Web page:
NASA's Terra satellite passed over Typhoon Noru in the Northwestern Pacific Ocean and captured a close look at the eye of the storm.
On Aug. 1 at 0150 UTC (July 31 at 9:50 p.m. EDT) the Moderate Resolution Imaging Spectroradiometer or MODIS instrument aboard NASA's Terra satellite captured a visible-light image of Typhoon Noru. The image showed that a thick band of thunderstorms continued to circle the eye, which appeared filled with high clouds. Microwave satellite data, however, provided a clearer look at the large eye and showed strong convective banding, that is, thunderstorms in bands, wrapping into the eye.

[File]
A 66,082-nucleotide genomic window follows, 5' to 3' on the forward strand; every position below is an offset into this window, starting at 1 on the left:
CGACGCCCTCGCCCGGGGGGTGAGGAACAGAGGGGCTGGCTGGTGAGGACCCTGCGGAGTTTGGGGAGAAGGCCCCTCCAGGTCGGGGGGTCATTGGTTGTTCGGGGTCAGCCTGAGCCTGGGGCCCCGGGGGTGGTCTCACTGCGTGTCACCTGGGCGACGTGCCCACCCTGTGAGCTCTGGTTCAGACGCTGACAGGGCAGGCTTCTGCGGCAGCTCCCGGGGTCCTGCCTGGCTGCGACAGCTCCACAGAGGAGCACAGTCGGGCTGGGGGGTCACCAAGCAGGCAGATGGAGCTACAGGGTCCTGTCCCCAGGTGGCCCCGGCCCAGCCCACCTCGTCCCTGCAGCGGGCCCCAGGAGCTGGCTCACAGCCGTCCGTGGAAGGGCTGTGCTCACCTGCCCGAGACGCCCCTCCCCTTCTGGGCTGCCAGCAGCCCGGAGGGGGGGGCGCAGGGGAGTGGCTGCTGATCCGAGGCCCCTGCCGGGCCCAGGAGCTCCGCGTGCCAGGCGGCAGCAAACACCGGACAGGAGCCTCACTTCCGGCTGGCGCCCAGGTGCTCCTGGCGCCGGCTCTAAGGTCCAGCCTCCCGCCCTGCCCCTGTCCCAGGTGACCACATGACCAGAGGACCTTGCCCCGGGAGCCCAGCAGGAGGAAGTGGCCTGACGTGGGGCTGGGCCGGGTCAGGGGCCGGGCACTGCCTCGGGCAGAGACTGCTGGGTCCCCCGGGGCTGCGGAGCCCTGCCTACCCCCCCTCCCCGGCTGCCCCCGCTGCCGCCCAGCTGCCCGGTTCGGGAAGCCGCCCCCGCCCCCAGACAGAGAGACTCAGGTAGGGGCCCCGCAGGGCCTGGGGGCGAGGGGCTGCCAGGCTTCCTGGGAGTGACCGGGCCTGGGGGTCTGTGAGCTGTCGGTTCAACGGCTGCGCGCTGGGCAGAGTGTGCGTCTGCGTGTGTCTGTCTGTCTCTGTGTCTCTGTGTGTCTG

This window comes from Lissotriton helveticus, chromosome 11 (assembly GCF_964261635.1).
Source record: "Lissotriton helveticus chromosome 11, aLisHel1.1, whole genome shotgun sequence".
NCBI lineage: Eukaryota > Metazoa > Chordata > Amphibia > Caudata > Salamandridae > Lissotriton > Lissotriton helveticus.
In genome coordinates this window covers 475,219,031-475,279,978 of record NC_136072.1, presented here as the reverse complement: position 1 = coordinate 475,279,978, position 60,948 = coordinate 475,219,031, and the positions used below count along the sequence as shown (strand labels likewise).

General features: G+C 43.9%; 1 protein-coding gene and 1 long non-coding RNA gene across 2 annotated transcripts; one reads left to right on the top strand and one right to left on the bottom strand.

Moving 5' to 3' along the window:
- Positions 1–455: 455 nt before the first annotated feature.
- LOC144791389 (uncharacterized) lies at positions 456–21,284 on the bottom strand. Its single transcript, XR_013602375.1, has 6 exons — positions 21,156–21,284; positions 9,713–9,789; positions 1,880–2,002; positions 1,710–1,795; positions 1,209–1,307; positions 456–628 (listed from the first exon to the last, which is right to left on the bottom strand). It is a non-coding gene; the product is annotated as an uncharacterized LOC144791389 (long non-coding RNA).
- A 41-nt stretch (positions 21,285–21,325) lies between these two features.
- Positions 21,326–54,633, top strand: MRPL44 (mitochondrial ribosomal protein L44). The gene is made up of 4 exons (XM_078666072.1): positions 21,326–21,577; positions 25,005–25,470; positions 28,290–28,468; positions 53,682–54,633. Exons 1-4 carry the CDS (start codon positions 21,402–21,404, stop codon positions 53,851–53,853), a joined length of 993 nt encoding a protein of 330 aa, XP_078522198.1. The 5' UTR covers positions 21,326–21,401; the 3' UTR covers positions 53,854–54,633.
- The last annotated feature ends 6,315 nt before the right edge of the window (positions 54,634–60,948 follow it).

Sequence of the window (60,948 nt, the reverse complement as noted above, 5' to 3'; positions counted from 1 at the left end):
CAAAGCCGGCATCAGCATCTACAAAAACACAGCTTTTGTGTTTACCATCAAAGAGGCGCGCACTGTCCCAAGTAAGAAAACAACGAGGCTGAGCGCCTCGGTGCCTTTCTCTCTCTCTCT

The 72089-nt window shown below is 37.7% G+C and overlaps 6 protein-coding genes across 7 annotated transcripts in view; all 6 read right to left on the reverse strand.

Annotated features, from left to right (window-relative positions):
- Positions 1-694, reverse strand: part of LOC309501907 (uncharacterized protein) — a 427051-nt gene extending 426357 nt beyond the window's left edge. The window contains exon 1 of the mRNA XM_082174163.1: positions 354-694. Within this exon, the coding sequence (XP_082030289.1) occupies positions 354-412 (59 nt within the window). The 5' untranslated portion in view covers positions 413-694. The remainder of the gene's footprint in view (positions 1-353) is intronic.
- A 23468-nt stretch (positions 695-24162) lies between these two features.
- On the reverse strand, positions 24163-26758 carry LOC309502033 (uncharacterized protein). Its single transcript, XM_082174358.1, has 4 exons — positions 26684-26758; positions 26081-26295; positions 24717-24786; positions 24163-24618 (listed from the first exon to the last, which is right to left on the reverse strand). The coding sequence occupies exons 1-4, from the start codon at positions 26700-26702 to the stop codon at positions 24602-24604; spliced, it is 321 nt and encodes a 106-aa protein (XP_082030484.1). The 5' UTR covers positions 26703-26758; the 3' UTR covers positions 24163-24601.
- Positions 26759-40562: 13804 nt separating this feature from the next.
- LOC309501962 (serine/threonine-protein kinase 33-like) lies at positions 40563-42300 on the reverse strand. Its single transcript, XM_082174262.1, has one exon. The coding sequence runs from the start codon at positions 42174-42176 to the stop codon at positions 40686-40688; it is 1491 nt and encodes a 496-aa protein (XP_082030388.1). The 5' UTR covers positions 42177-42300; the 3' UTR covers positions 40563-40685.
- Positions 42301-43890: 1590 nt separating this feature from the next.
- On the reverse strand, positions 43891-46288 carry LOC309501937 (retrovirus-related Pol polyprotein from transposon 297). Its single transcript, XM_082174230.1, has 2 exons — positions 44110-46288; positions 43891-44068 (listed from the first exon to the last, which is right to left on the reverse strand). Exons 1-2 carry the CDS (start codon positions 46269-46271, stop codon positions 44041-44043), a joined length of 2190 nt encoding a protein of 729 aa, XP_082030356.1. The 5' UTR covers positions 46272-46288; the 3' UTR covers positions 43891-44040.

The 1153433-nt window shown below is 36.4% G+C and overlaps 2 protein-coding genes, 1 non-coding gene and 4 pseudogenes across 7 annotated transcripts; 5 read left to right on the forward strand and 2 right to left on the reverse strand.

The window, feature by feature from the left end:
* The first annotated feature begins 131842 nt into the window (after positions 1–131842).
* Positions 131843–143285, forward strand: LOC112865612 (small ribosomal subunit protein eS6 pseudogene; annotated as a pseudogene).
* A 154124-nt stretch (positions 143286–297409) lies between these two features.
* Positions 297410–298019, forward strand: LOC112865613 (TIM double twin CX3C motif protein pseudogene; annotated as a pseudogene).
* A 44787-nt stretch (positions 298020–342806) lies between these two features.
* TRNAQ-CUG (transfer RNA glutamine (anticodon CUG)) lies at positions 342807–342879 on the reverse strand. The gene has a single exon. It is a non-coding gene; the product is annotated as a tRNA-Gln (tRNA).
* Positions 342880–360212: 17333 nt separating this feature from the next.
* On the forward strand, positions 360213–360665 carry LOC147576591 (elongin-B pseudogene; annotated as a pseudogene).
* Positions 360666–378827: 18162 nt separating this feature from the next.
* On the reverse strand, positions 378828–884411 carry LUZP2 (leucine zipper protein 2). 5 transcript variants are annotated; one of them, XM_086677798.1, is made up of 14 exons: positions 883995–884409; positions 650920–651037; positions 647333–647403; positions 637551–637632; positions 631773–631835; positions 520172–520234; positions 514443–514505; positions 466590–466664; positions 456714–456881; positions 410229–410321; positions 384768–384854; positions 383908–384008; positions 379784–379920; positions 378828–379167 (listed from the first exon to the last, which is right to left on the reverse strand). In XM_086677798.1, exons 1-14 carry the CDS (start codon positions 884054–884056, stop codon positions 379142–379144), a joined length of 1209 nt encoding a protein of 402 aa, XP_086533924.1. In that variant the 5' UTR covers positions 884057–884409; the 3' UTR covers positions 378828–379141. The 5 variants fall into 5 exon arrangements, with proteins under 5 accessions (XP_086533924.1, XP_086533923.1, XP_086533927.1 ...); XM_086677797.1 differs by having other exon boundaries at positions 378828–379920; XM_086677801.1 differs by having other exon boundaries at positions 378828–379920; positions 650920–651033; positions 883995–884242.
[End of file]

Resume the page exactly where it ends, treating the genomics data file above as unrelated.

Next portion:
At 11 a.m. EDT (1500 UTC) on August 1, Typhoon Noru's maximum sustained winds were near 90 knots (103.6 mph/166.7 kph). The storm was centered near 24.7 degrees north latitude and 137.0 degrees east longitude. That's about 224 nautical miles west-southwest of Iwo To island, Japan. Noru was moving northwest at 7 knots (8 mph/13 kph).
Noru is moving northwest and has weakened a little. The storm's intensity is expected to fluctuate over the next 5 days, as it approaches southwestern Japan.
Explore further: NASA's Aqua satellite catches Typhoon Noru's 10 mile-wide eye